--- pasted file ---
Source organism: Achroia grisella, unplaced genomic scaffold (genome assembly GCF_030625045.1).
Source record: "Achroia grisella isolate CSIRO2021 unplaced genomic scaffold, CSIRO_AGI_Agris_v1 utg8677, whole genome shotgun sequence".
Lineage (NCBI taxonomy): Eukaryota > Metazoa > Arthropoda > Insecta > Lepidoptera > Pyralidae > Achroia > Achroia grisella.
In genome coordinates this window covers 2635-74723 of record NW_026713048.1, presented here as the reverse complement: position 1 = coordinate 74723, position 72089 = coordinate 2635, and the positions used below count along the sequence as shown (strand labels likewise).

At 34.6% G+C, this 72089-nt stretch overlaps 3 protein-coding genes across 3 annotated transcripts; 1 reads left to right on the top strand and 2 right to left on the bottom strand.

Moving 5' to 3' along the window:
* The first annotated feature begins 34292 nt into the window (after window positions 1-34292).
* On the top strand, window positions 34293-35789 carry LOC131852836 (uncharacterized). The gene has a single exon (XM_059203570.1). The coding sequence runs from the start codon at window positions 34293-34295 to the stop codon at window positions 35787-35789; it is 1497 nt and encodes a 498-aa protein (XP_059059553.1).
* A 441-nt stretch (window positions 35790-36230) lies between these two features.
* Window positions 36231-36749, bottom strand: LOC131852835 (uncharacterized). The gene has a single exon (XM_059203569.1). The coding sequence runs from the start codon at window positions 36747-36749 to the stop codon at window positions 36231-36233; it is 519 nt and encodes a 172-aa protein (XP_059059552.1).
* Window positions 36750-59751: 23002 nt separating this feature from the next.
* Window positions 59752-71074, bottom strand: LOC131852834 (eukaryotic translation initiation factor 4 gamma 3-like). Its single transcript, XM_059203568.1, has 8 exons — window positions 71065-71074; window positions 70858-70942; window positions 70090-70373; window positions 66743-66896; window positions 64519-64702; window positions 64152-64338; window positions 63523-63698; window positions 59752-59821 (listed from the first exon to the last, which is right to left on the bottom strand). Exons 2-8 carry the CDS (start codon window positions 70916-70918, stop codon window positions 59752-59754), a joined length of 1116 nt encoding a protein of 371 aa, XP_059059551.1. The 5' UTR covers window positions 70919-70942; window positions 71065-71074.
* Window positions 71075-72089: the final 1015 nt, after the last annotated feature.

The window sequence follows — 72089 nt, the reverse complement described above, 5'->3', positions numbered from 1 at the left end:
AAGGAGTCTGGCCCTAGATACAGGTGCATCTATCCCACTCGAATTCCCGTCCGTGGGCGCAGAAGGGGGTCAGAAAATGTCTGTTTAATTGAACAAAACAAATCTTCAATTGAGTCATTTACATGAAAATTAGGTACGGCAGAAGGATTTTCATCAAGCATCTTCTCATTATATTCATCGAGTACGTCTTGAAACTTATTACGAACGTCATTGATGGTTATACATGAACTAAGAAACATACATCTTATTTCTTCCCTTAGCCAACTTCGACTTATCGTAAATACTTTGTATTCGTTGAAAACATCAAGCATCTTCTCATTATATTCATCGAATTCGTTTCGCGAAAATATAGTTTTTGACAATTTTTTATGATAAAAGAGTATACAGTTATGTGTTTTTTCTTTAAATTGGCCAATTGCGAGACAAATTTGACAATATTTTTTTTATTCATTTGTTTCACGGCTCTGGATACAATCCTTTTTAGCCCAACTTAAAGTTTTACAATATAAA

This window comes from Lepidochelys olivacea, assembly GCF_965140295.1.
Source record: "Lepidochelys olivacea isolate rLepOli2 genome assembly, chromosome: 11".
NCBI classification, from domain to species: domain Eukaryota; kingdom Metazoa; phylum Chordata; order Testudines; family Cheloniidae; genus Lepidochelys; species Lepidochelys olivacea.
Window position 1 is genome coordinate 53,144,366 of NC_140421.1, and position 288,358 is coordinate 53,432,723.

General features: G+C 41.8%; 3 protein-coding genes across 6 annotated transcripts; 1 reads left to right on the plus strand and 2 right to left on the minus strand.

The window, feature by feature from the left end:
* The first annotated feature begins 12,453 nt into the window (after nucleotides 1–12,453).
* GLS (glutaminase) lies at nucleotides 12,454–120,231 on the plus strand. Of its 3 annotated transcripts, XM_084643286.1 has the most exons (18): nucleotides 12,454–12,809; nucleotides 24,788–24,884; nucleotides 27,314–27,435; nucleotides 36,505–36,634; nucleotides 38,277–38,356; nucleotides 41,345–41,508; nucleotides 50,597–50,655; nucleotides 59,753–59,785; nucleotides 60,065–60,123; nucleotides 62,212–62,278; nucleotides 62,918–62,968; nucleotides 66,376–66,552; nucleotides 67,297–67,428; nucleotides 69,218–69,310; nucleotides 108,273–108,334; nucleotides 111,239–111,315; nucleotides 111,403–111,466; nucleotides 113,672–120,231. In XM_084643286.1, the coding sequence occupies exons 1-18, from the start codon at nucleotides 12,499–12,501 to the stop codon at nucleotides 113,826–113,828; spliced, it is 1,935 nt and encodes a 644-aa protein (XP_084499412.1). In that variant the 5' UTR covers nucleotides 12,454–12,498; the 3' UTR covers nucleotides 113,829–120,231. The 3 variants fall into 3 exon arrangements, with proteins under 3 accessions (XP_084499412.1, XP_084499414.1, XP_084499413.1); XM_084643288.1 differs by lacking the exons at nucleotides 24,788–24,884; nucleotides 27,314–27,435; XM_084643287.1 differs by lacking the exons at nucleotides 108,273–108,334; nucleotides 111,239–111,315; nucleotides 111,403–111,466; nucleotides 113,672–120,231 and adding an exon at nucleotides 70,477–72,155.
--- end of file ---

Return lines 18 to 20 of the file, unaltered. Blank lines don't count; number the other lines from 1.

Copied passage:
NCBI classification, from domain to species: domain Eukaryota; kingdom Metazoa; phylum Chordata; order Testudines; family Cheloniidae; genus Lepidochelys; species Lepidochelys olivacea.
Window position 1 is genome coordinate 53,144,366 of NC_140421.1, and position 288,358 is coordinate 53,432,723.

General features: G+C 41.8%; 3 protein-coding genes across 6 annotated transcripts; 1 reads left to right on the plus strand and 2 right to left on the minus strand.